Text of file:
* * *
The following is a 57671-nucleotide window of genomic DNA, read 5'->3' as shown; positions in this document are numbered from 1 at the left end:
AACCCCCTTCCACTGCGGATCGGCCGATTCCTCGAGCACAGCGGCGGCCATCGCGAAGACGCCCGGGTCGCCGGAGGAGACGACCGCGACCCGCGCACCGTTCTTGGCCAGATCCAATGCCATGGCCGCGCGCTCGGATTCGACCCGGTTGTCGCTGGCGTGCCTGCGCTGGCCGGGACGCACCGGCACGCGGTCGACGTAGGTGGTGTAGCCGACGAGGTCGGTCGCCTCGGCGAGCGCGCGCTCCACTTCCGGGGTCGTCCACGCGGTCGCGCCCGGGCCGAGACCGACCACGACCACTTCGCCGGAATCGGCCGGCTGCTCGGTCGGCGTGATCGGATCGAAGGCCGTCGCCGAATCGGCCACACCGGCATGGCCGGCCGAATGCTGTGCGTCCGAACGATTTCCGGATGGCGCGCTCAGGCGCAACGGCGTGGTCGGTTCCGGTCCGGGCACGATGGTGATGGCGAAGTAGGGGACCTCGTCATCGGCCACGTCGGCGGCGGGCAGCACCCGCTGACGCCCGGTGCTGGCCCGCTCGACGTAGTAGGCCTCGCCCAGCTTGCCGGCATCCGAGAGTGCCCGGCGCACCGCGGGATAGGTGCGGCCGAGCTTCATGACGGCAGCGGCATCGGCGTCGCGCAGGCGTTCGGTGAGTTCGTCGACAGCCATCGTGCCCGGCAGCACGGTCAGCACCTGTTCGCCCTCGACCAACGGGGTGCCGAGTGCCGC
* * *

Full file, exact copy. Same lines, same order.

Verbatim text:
The following is a 57671-nucleotide window of genomic DNA, read 5'->3' as shown; positions in this document are numbered from 1 at the left end:
AACCCCCTTCCACTGCGGATCGGCCGATTCCTCGAGCACAGCGGCGGCCATCGCGAAGACGCCCGGGTCGCCGGAGGAGACGACCGCGACCCGCGCACCGTTCTTGGCCAGATCCAATGCCATGGCCGCGCGCTCGGATTCGACCCGGTTGTCGCTGGCGTGCCTGCGCTGGCCGGGACGCACCGGCACGCGGTCGACGTAGGTGGTGTAGCCGACGAGGTCGGTCGCCTCGGCGAGCGCGCGCTCCACTTCCGGGGTCGTCCACGCGGTCGCGCCCGGGCCGAGACCGACCACGACCACTTCGCCGGAATCGGCCGGCTGCTCGGTCGGCGTGATCGGATCGAAGGCCGTCGCCGAATCGGCCACACCGGCATGGCCGGCCGAATGCTGTGCGTCCGAACGATTTCCGGATGGCGCGCTCAGGCGCAACGGCGTGGTCGGTTCCGGTCCGGGCACGATGGTGATGGCGAAGTAGGGGACCTCGTCATCGGCCACGTCGGCGGCGGGCAGCACCCGCTGACGCCCGGTGCTGGCCCGCTCGACGTAGTAGGCCTCGCCCAGCTTGCCGGCATCCGAGAGTGCCCGGCGCACCGCGGGATAGGTGCGGCCGAGCTTCATGACGGCAGCGGCATCGGCGTCGCGCAGGCGTTCGGTGAGTTCGTCGACAGCCATCGTGCCCGGCAGCACGGTCAGCACCTGTTCGCCCTCGACCAACGGGGTGCCGAGTGCCGC